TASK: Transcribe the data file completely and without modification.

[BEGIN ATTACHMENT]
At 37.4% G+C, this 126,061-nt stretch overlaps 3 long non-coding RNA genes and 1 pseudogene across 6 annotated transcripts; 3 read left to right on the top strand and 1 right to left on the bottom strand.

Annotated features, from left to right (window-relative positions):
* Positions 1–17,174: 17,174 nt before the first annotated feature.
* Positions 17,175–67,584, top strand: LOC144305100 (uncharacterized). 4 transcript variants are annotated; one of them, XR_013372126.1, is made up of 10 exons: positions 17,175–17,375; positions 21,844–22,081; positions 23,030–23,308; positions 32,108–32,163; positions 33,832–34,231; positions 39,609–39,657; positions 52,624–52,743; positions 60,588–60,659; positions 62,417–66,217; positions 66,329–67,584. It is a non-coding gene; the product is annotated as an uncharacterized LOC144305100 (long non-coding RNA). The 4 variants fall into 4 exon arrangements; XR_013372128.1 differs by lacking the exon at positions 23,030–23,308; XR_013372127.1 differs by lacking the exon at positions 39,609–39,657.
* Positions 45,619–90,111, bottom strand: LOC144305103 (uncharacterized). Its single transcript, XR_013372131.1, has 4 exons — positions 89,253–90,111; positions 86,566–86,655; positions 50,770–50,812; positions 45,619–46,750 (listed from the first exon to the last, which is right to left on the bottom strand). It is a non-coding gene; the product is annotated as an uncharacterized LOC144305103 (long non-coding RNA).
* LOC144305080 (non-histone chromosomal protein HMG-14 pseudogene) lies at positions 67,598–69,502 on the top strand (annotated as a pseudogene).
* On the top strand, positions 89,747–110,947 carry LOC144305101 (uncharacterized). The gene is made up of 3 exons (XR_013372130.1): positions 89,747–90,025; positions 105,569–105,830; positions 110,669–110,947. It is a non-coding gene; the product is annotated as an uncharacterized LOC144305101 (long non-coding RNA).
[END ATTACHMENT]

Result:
At 37.4% G+C, this 126,061-nt stretch overlaps 3 long non-coding RNA genes and 1 pseudogene across 6 annotated transcripts; 3 read left to right on the top strand and 1 right to left on the bottom strand.

Annotated features, from left to right (window-relative positions):
* Positions 1–17,174: 17,174 nt before the first annotated feature.
* Positions 17,175–67,584, top strand: LOC144305100 (uncharacterized). 4 transcript variants are annotated; one of them, XR_013372126.1, is made up of 10 exons: positions 17,175–17,375; positions 21,844–22,081; positions 23,030–23,308; positions 32,108–32,163; positions 33,832–34,231; positions 39,609–39,657; positions 52,624–52,743; positions 60,588–60,659; positions 62,417–66,217; positions 66,329–67,584. It is a non-coding gene; the product is annotated as an uncharacterized LOC144305100 (long non-coding RNA). The 4 variants fall into 4 exon arrangements; XR_013372128.1 differs by lacking the exon at positions 23,030–23,308; XR_013372127.1 differs by lacking the exon at positions 39,609–39,657.
* Positions 45,619–90,111, bottom strand: LOC144305103 (uncharacterized). Its single transcript, XR_013372131.1, has 4 exons — positions 89,253–90,111; positions 86,566–86,655; positions 50,770–50,812; positions 45,619–46,750 (listed from the first exon to the last, which is right to left on the bottom strand). It is a non-coding gene; the product is annotated as an uncharacterized LOC144305103 (long non-coding RNA).
* LOC144305080 (non-histone chromosomal protein HMG-14 pseudogene) lies at positions 67,598–69,502 on the top strand (annotated as a pseudogene).
* On the top strand, positions 89,747–110,947 carry LOC144305101 (uncharacterized). The gene is made up of 3 exons (XR_013372130.1): positions 89,747–90,025; positions 105,569–105,830; positions 110,669–110,947. It is a non-coding gene; the product is annotated as an uncharacterized LOC144305101 (long non-coding RNA).